Fatal and non-fatal alcohol related automobile crashes happen every day. Almost anyone you speak to will have a story about a ‘drunk driving incident’—a near miss, family or friends hurt or killed - lives changed forever.
Dr Jason Hack, Emergency Medicine Physician at RI Hosptial found himself at a unique crossroads of personal, professional and artistic impetus to create this show.
His personal motivation is as a father, husband and friend—dreadful statistics suggest that his loved ones might be involved in an alcohol related crash at any time.
His professional motivation stems from being an Emergency Physician for 20 years. He cares for people involved in alcohol related car crashes during almost every shift in the ER.
His Artistic came from taking photographs of alcohol containers, mostly the small empty bottles of liquor (nips), that he finds discarded on the roadways. The casualness of these discarded bottles - out of cars onto the streets - Tossed and Forgotten.
Was it someone’s attempt to hide evidence of a dangerous habit?
Was it a selfish act compounding the thoughtless transgression of drinking in a vehicle? Was it an ignorance of the social contract - that we should all be protecting one another?
To begin conversations about drinking and driving among friends and strangers, young and old, parents and children - like it or hate it, there is a response and people remember.
The show consists of 12 B/W photos and 1 color that are custom framed.
These number of images reflects the 12 months of the year during which we need to be proactive in teaching people how dangerous and destructive drinking and getting behind the wheel can be—for themselves, their loved ones, and their community.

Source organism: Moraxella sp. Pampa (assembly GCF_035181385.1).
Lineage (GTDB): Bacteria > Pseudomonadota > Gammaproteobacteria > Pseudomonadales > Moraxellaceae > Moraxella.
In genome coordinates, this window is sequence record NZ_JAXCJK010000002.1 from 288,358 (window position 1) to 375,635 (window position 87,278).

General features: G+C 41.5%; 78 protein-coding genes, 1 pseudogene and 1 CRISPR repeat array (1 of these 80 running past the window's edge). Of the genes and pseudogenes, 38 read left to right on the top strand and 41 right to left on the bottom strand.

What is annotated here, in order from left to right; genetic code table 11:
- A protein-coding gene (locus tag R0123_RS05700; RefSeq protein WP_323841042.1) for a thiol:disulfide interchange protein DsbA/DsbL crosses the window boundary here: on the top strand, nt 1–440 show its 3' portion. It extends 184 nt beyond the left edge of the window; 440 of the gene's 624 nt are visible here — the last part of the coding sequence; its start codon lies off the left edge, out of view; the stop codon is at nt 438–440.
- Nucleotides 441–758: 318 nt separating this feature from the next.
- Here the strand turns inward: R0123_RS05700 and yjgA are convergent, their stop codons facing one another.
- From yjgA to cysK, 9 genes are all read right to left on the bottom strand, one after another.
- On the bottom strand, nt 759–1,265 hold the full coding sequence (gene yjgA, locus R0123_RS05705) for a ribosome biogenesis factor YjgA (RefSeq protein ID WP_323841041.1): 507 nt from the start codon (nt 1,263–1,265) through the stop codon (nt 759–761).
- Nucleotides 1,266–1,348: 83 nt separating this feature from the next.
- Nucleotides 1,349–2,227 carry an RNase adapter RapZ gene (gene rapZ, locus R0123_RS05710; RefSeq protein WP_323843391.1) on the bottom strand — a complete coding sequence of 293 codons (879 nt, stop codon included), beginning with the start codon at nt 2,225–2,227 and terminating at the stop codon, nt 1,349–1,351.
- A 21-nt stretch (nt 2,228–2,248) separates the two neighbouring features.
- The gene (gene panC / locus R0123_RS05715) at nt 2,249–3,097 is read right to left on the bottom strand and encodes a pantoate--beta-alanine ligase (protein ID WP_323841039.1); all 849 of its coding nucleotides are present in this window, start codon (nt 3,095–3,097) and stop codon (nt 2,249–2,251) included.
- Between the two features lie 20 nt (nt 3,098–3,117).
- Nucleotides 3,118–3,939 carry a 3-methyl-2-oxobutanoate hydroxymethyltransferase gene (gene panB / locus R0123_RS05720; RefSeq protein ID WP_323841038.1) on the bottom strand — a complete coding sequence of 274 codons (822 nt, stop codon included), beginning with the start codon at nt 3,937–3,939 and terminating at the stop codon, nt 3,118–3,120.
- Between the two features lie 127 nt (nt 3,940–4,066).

The 13th image is in color and caps the show, bridging the viewers experience with the work and brings them back to the current moment.
The containers are photographed in high contrast exactly where and how they were found on the streets. The stark images are composed in the style of 1940's crime scene photos. The bottles lay silent in sharp edged relief, revealing the details of the interaction between fragile alcohol containers caught between the mass and speed of vehicles and the hard pavement—crushed and scraped, laying in the road, against a curb or on median grass.
Each image is entitled with a euphemism for being intoxicated—Smashed, Trashed, Wasted, Wrecked. Popular terms that are used to describe people who are grossly intoxicated, but are also terms that are also used to describe destruction and violence.
Regionally our driving environment includes emergency departments that average at least one alcohol related crash victim every single day; and nationally 2 out of 3 people will be involved in a drunk driving incident in their lifetimes; 290,000 injuries occurred in drunk driving incidents in 2014. Mothers Against Drunk Driving (MADD) reports that impaired drivers have driven intoxicated 80 times before their first arrest.
Come see this show and have a conversation with someone you love. It might save a life.